• Victor A. Lopez-Carmen is a Dakota and Yaqui writer, health advocate, and student at Harvard Medical School. He is cofounder of the Ohiyesa Premedical Program at the Brigham and Women's Hospital (BWH), which supports Indigenous community and tribal college students to pursue healthcare education. He also founded Translations for our Nations, a grant funded initiation that translated accurate COVID-19 information into over 40 Indigenous languages from over 20 different countries. For his work, he has been featured on the Forbes 30 under 30 and Native American 40 under 40 lists. He is Co-Chair of the UN Global Indigenous Youth Caucus.

    “My mom and my dad would often go to protests. They would organize movements. They'd be part of multilateral indigenous people's movements, not only nationally, but internationally, that were operating at the grassroots level. Activism, it’s a tradition in my family for indigenous rights. I have aunts and uncles that were very involved as well. So as a kid, I was often at those protests. I was running around as a little Native kid with all the other little Native kids, when our parents would be in meetings discussing how to move forward discussing indigenous rights.”

    Forbes 30 under 30 - Healthcare 2022

    Translations for our Nations

    Ohiyesa Premedical Program

    www.globalindigenousyouthcaucus.org

    www.oneplanetpodcast.org

    www.creativeprocess.info

  • "This is really what life, I think, is about - learning to not believe your thoughts. Watch your thoughts, see their patterns and learn that you are not at the whim and beck and call of your thoughts. You can watch your thoughts, and you can choose to let go of thoughts and just be present and let go of the complaints. And that then opens up a level of creativity that's surprising. It could be in dance, science, it could be in music, or art. Wherever you have creative expression, letting go of thought and having this balance between thinking and no thinking, going into complete silence and then pulling ideas back for your art, your science, your dance, whatever it might be, is really the dance of life."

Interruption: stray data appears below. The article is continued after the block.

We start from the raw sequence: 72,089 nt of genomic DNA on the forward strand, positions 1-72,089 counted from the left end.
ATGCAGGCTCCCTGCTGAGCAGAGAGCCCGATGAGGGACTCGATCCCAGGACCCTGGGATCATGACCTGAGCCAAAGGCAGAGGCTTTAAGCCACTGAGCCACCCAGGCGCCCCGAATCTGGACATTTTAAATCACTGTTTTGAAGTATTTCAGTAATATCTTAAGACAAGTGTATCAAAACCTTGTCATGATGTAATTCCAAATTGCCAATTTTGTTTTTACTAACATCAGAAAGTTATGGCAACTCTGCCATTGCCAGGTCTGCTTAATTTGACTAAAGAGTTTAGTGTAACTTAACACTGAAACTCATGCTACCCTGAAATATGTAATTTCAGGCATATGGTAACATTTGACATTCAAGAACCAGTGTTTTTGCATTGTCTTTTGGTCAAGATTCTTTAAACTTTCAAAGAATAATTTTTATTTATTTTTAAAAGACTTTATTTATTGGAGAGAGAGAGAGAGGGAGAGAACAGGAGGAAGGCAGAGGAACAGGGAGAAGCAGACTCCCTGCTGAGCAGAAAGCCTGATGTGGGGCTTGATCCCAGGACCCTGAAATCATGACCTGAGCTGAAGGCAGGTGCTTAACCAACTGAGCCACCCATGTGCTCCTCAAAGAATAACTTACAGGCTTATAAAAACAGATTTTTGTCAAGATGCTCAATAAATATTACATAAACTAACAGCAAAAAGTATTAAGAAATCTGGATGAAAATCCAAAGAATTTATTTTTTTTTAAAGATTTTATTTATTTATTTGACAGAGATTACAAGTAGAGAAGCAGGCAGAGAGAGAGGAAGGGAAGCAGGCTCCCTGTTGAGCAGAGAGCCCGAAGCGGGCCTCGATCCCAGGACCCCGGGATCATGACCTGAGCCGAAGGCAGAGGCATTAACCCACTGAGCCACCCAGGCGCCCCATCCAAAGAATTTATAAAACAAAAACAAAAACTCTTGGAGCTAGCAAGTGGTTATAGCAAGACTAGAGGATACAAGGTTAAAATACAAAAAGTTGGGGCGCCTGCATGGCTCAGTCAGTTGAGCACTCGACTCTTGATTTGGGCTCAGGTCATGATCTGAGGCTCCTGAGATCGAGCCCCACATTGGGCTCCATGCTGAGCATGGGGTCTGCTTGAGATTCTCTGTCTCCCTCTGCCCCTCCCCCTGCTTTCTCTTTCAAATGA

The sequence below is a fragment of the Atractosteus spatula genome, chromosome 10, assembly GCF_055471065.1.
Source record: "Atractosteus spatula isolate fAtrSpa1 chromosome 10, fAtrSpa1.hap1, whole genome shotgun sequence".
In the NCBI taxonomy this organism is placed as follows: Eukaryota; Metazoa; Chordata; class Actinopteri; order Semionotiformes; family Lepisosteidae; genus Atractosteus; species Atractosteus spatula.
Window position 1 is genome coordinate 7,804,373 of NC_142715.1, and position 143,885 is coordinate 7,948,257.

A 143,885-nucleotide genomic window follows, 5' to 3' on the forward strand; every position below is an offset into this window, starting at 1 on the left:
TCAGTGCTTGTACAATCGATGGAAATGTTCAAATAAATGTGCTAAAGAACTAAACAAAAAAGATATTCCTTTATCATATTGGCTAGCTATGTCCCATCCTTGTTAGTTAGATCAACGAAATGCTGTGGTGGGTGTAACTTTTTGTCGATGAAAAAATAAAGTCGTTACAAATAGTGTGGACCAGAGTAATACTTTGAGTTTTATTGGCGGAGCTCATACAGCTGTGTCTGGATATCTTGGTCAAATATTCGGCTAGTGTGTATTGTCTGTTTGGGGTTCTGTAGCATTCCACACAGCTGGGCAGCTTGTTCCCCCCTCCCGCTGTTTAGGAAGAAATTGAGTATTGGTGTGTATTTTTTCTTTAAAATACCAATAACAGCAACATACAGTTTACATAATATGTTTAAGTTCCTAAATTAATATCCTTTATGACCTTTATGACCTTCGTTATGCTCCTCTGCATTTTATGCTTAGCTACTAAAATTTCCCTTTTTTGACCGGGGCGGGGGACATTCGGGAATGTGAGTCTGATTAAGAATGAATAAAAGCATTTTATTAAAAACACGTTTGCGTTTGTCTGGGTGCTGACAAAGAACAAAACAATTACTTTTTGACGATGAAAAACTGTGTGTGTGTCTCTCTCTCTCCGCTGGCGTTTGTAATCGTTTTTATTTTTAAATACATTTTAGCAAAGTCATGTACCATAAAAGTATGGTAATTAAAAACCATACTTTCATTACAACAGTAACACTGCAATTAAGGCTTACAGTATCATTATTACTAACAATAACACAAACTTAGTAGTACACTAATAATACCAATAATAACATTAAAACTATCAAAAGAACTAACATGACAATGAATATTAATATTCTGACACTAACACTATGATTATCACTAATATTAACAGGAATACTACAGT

Donald D. Hoffman is a Professor of Cognitive Sciences at the University of California, Irvine. He is the author of The case against reality: Why evolution hid the truth from our eyes. His research on perception, evolution, and consciousness received the Troland Award of the US National Academy of Sciences, the Distinguished Scientific Award for Early Career Contribution of the American Psychological Association, the Rustum Roy Award of the Chopra Foundation, and is the subject of his TED Talk, titled “Do we see reality as it is?”

    http://www.cogsci.uci.edu/~ddhoff/

    The Case Against Reality

    www.creativeprocess.info
    www.oneplanetpodcast.org

  • Donald D. Hoffman is a Professor of Cognitive Sciences at the University of California, Irvine. He is the author of The case against reality: Why evolution hid the truth from our eyes. His research on perception, evolution, and consciousness received the Troland Award of the US National Academy of Sciences, the Distinguished Scientific Award for Early Career Contribution of the American Psychological Association, the Rustum Roy Award of the Chopra Foundation, and is the subject of his TED Talk, titled “Do we see reality as it is?”